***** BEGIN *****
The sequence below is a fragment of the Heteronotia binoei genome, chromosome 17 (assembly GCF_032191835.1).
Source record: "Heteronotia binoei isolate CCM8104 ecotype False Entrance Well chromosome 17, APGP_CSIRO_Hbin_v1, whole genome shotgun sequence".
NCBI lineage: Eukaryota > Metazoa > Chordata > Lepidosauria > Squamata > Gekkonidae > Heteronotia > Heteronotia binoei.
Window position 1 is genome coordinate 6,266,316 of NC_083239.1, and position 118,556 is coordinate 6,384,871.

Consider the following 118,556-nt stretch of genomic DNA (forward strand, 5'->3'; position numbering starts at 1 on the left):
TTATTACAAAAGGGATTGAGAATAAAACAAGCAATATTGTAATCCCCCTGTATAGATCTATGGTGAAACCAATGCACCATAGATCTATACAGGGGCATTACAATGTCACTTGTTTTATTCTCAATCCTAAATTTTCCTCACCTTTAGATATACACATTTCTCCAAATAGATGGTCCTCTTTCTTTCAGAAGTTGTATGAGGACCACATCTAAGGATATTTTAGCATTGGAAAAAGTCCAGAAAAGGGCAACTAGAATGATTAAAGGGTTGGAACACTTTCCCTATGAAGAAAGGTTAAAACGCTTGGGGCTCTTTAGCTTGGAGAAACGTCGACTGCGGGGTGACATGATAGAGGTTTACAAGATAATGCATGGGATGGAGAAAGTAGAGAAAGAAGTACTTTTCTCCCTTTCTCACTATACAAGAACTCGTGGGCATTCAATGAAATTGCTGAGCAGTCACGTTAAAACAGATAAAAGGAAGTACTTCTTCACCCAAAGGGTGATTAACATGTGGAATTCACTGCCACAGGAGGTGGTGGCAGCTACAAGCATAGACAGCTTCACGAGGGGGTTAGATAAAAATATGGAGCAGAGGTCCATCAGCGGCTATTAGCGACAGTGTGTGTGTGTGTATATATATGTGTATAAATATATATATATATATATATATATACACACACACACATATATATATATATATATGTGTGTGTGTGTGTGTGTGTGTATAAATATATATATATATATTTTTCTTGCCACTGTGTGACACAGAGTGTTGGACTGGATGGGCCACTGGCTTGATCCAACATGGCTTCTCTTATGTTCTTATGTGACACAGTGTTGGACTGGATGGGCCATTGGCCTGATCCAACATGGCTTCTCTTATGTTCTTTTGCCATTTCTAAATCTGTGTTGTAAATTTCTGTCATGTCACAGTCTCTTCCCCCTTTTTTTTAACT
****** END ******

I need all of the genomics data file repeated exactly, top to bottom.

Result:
The sequence below is a fragment of the Heteronotia binoei genome, chromosome 17 (assembly GCF_032191835.1).
Source record: "Heteronotia binoei isolate CCM8104 ecotype False Entrance Well chromosome 17, APGP_CSIRO_Hbin_v1, whole genome shotgun sequence".
NCBI lineage: Eukaryota > Metazoa > Chordata > Lepidosauria > Squamata > Gekkonidae > Heteronotia > Heteronotia binoei.
Window position 1 is genome coordinate 6,266,316 of NC_083239.1, and position 118,556 is coordinate 6,384,871.

Consider the following 118,556-nt stretch of genomic DNA (forward strand, 5'->3'; position numbering starts at 1 on the left):
TTATTACAAAAGGGATTGAGAATAAAACAAGCAATATTGTAATCCCCCTGTATAGATCTATGGTGAAACCAATGCACCATAGATCTATACAGGGGCATTACAATGTCACTTGTTTTATTCTCAATCCTAAATTTTCCTCACCTTTAGATATACACATTTCTCCAAATAGATGGTCCTCTTTCTTTCAGAAGTTGTATGAGGACCACATCTAAGGATATTTTAGCATTGGAAAAAGTCCAGAAAAGGGCAACTAGAATGATTAAAGGGTTGGAACACTTTCCCTATGAAGAAAGGTTAAAACGCTTGGGGCTCTTTAGCTTGGAGAAACGTCGACTGCGGGGTGACATGATAGAGGTTTACAAGATAATGCATGGGATGGAGAAAGTAGAGAAAGAAGTACTTTTCTCCCTTTCTCACTATACAAGAACTCGTGGGCATTCAATGAAATTGCTGAGCAGTCACGTTAAAACAGATAAAAGGAAGTACTTCTTCACCCAAAGGGTGATTAACATGTGGAATTCACTGCCACAGGAGGTGGTGGCAGCTACAAGCATAGACAGCTTCACGAGGGGGTTAGATAAAAATATGGAGCAGAGGTCCATCAGCGGCTATTAGCGACAGTGTGTGTGTGTGTATATATATGTGTATAAATATATATATATATATATATATATACACACACACACATATATATATATATATATGTGTGTGTGTGTGTGTGTGTGTATAAATATATATATATATATTTTTCTTGCCACTGTGTGACACAGAGTGTTGGACTGGATGGGCCACTGGCTTGATCCAACATGGCTTCTCTTATGTTCTTATGTGACACAGTGTTGGACTGGATGGGCCATTGGCCTGATCCAACATGGCTTCTCTTATGTTCTTTTGCCATTTCTAAATCTGTGTTGTAAATTTCTGTCATGTCACAGTCTCTTCCCCCTTTTTTTTAACT